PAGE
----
Top Honors for South America’s Pantanal
The Houston Zoo has been recognized by the Association of Zoos and Aquariums (AZA) with Top Honors for Exhibit Design during the 2022 AZA Annual Conference in Baltimore. The Zoo was praised for its work on South America’s Pantanal exhibit, which opened in October 2020. This marks the second consecutive year the Houston Zoo has received Top Honors for Exhibit Design, winning last year for the Kathrine G. McGovern Texas Wetlands exhibit, a feat that has only been accomplished twice before in the history of the awards. The 4.2-acre Pantanal exhibit transports guests to the legendary tropical wetlands of Brazil right here in Bayou City. Like southeast Texas, the Pantanal region is a mix of rivers, marshes, and grassland and inhabited by a stunning variety of wildlife.
“In building this 4.2-acre multi-species environment, we wanted to bring South America’s largest wetland to our guests and share the incredible stories of the wildlife conservation efforts their visit supports,” said Lee Ehmke, Houston Zoo president and CEO. “We believe we have done just that with this richly immersive experience.”
The award-winning exhibit offers close-up views of the different habitats found in the Pantanal. Through an immersive and engaging trail visitors see giant river otters, jaguars, tropical fish, howler monkeys, rare birds and the heaviest snake in the world, the anaconda, closer than ever before in Houston. The new exhibit brings together a vast array of South American species including capybaras, tapirs, rheas, coscoroba swans, southern crested screamers, and giant anteaters on an expansive multi-species flooded grassland.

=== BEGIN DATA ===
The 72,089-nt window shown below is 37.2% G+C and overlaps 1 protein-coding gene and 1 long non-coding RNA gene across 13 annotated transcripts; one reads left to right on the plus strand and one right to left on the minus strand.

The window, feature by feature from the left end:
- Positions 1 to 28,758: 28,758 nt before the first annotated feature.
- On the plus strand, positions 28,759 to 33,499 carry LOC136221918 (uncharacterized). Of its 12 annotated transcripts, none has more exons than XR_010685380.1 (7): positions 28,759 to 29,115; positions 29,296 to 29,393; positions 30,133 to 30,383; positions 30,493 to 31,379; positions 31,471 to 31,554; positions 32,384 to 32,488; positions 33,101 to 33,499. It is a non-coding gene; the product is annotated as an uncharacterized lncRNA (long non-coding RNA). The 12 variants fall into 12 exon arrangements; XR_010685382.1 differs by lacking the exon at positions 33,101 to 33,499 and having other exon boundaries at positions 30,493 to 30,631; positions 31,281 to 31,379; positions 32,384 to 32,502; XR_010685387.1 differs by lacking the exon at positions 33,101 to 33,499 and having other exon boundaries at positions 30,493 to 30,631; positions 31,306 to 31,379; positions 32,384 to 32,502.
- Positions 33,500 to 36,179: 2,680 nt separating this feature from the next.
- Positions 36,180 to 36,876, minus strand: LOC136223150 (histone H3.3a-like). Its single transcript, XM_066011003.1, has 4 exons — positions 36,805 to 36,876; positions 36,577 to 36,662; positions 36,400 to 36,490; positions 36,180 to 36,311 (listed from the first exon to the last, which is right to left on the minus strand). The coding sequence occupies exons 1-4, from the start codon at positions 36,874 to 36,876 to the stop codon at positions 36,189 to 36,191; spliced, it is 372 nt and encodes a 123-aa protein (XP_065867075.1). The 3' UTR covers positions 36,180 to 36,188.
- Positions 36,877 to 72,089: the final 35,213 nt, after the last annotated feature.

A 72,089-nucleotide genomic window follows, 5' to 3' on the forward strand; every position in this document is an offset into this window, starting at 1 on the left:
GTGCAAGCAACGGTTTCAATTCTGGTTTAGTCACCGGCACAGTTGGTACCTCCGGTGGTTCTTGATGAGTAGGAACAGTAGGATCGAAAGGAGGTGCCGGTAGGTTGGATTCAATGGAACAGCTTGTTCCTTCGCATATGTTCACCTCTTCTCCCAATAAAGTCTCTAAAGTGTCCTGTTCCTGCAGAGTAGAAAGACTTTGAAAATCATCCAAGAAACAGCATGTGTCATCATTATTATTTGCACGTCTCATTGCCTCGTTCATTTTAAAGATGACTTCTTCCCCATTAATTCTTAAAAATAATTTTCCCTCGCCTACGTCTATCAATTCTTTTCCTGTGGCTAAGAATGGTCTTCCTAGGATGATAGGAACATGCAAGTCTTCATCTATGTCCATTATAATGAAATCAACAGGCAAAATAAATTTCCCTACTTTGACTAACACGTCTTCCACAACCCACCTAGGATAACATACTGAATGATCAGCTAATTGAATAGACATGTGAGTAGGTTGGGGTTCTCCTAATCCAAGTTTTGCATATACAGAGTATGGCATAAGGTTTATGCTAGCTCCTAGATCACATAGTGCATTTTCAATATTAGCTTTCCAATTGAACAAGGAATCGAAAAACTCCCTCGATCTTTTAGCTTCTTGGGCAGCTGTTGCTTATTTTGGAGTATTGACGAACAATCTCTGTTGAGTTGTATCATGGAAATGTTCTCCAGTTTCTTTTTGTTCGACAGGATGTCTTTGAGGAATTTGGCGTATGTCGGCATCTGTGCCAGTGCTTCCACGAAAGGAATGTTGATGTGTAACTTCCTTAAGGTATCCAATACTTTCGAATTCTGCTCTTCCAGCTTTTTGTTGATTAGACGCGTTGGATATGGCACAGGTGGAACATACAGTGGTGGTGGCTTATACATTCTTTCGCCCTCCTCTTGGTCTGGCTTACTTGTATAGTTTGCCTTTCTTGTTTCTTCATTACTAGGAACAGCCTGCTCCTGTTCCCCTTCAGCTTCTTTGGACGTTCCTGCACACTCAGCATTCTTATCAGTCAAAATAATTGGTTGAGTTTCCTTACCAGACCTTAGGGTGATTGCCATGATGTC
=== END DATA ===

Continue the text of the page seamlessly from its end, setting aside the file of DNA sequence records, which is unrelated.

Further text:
The Pantanal exhibit highlights animals the Zoo is protecting in the wild including for the first time at the Zoo, giant river otters. The Zoo partners with four wildlife conservation organizations, Lowland Tapir Conservation, Projeto Tatu-Canastra (Giant Armadillo Project), Projeto Bandeiras e Rodovias (Anteaters and Highways Project), and Projeto Ariranha (Giant Otter Project) and has been saving wildlife in the region since 2004. These projects focus on research and monitoring, community development, threat reduction, and capacity building to educate all local Brazilians in the surrounding regions.
By visiting the Pantanal animals in the Zoo’s award-winning exhibit guests are helping save their wild counterparts in South America. A portion of each Zoo membership and admission goes toward saving wildlife in Brazil.